Germany is showing signs of fatigue toward refugees after three years of a controversial open-borders policy by Chancellor Angela Merkel that drew more than 1.5 million people from Syria, Iraq, Afghanistan and other troubled nations.
The country took in more refugees during that period than the other 27 members of the European Union, the United States and Canada combined. It spends more than $30 billion per year for such services as state-financed apartments or shelters, healthcare and monthly cost-of-living allowances of up to $400 per person.
But the humanitarian approach by Merkel, arguably Europe’s most influential leader, put strains on Germany and resulted in tension with other members of the EU despite some signs of assimilation and entrepreneurship.
“What’s important is that Germany and other EU countries send signals that those who do not need asylum protection – in other words, a majority of those coming – should not even embark on these dangerous journeys because the chances of them being sent back home will be high,” said Gerald Knaus, director of the European Stability Initiative (ESI) in Berlin, a think tank.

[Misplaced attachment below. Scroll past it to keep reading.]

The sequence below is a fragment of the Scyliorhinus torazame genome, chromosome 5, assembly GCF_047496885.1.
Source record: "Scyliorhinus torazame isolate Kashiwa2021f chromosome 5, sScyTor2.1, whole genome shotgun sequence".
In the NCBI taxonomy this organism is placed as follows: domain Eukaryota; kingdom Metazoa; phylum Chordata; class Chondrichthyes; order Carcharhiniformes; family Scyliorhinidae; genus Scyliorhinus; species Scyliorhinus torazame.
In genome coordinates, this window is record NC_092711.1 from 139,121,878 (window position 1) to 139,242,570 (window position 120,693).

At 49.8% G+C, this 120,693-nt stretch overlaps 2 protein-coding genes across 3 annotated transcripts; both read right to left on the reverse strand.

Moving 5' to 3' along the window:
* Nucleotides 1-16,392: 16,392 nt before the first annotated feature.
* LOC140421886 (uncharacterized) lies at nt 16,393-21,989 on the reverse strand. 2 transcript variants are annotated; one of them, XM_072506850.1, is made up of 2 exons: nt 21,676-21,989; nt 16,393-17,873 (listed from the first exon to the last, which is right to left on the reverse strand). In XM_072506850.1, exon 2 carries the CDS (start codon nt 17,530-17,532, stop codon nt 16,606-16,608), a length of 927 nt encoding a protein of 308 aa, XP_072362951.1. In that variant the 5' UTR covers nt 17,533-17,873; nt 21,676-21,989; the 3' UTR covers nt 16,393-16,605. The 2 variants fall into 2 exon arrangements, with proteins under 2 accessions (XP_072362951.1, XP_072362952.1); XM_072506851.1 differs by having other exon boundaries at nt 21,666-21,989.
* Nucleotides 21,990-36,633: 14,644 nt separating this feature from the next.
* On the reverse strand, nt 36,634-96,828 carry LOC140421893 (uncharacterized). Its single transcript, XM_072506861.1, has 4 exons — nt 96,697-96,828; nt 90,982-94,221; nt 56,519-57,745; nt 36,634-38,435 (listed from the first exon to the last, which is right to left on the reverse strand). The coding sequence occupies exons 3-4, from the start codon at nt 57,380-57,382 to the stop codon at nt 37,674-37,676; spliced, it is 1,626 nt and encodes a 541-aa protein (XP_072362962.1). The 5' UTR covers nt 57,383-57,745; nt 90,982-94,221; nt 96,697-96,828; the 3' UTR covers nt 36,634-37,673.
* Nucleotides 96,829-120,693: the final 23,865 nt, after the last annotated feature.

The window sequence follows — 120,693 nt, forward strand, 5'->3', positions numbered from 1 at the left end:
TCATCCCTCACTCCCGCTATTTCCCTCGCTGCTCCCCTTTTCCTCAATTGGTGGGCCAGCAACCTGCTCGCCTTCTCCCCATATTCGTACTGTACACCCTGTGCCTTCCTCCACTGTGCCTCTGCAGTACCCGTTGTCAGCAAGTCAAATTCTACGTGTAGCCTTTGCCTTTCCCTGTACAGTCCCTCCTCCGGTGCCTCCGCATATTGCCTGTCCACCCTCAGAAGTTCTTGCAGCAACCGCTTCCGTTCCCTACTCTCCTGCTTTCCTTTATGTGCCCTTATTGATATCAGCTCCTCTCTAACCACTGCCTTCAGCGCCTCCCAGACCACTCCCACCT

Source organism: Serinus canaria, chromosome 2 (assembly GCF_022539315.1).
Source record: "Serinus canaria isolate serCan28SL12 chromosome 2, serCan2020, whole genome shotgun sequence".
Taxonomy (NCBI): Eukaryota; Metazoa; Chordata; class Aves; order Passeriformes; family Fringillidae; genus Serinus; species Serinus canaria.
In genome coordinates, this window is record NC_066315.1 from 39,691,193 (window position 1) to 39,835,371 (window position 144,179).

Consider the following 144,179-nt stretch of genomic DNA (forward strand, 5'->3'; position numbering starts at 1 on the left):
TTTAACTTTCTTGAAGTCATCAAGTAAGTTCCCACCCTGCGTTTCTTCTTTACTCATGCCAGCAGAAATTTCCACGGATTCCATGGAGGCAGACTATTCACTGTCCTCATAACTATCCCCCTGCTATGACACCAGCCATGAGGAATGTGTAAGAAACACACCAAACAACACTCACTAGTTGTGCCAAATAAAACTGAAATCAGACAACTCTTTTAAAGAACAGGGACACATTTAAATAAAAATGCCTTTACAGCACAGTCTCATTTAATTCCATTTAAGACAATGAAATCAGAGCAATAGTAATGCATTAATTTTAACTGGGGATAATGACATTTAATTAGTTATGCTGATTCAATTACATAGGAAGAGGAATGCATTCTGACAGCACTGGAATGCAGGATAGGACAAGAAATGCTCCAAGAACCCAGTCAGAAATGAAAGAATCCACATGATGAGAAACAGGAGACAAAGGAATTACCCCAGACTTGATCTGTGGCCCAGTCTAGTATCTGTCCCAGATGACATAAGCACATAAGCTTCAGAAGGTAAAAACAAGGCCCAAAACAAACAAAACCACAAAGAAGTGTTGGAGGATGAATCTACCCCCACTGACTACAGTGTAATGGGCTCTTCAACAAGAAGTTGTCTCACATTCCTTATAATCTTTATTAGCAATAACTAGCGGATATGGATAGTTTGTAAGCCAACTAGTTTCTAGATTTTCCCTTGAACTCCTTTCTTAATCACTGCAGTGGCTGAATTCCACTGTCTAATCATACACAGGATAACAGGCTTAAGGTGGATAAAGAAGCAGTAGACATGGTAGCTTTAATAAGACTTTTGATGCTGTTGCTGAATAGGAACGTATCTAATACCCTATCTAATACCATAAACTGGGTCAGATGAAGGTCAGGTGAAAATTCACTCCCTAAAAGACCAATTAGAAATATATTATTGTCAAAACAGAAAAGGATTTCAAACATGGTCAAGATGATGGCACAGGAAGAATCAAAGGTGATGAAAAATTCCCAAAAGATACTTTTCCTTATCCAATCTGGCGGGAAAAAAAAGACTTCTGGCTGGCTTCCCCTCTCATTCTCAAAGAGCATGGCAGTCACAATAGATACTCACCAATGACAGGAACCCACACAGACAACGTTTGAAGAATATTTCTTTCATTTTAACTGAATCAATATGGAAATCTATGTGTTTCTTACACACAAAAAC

Merkel, who announced in October under political pressure that she would relinquish control of her center-right party this week and not stand for another term as chancellor in 2021, has remained unapologetic about her September 2015 decision despite its having become a political liability. It helped fuel a populist far-right movement known as the Alternative for Germany (AfD) party that has siphoned away support from conservatives.
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